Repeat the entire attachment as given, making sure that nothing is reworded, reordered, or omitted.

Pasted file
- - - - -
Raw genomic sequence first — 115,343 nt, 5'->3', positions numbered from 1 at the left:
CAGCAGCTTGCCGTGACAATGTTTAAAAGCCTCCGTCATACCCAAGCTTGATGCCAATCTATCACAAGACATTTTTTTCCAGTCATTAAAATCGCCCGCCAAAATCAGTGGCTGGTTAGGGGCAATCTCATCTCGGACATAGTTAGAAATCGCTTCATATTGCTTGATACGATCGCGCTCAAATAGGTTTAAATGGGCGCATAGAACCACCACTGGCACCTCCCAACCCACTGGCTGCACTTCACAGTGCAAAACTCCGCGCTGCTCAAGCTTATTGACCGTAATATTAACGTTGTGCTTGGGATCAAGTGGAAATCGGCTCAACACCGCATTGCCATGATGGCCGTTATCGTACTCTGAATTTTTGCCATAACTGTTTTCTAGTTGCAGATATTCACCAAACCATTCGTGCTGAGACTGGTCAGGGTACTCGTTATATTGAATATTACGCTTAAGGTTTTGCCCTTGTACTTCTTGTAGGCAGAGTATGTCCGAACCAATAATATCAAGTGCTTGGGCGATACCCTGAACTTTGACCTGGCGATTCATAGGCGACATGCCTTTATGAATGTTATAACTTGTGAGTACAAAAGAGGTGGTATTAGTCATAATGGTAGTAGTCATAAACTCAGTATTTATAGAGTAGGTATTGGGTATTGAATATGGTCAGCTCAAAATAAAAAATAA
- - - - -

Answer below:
Raw genomic sequence first — 115,343 nt, 5'->3', positions numbered from 1 at the left:
CAGCAGCTTGCCGTGACAATGTTTAAAAGCCTCCGTCATACCCAAGCTTGATGCCAATCTATCACAAGACATTTTTTTCCAGTCATTAAAATCGCCCGCCAAAATCAGTGGCTGGTTAGGGGCAATCTCATCTCGGACATAGTTAGAAATCGCTTCATATTGCTTGATACGATCGCGCTCAAATAGGTTTAAATGGGCGCATAGAACCACCACTGGCACCTCCCAACCCACTGGCTGCACTTCACAGTGCAAAACTCCGCGCTGCTCAAGCTTATTGACCGTAATATTAACGTTGTGCTTGGGATCAAGTGGAAATCGGCTCAACACCGCATTGCCATGATGGCCGTTATCGTACTCTGAATTTTTGCCATAACTGTTTTCTAGTTGCAGATATTCACCAAACCATTCGTGCTGAGACTGGTCAGGGTACTCGTTATATTGAATATTACGCTTAAGGTTTTGCCCTTGTACTTCTTGTAGGCAGAGTATGTCCGAACCAATAATATCAAGTGCTTGGGCGATACCCTGAACTTTGACCTGGCGATTCATAGGCGACATGCCTTTATGAATGTTATAACTTGTGAGTACAAAAGAGGTGGTATTAGTCATAATGGTAGTAGTCATAAACTCAGTATTTATAGAGTAGGTATTGGGTATTGAATATGGTCAGCTCAAAATAAAAAATAA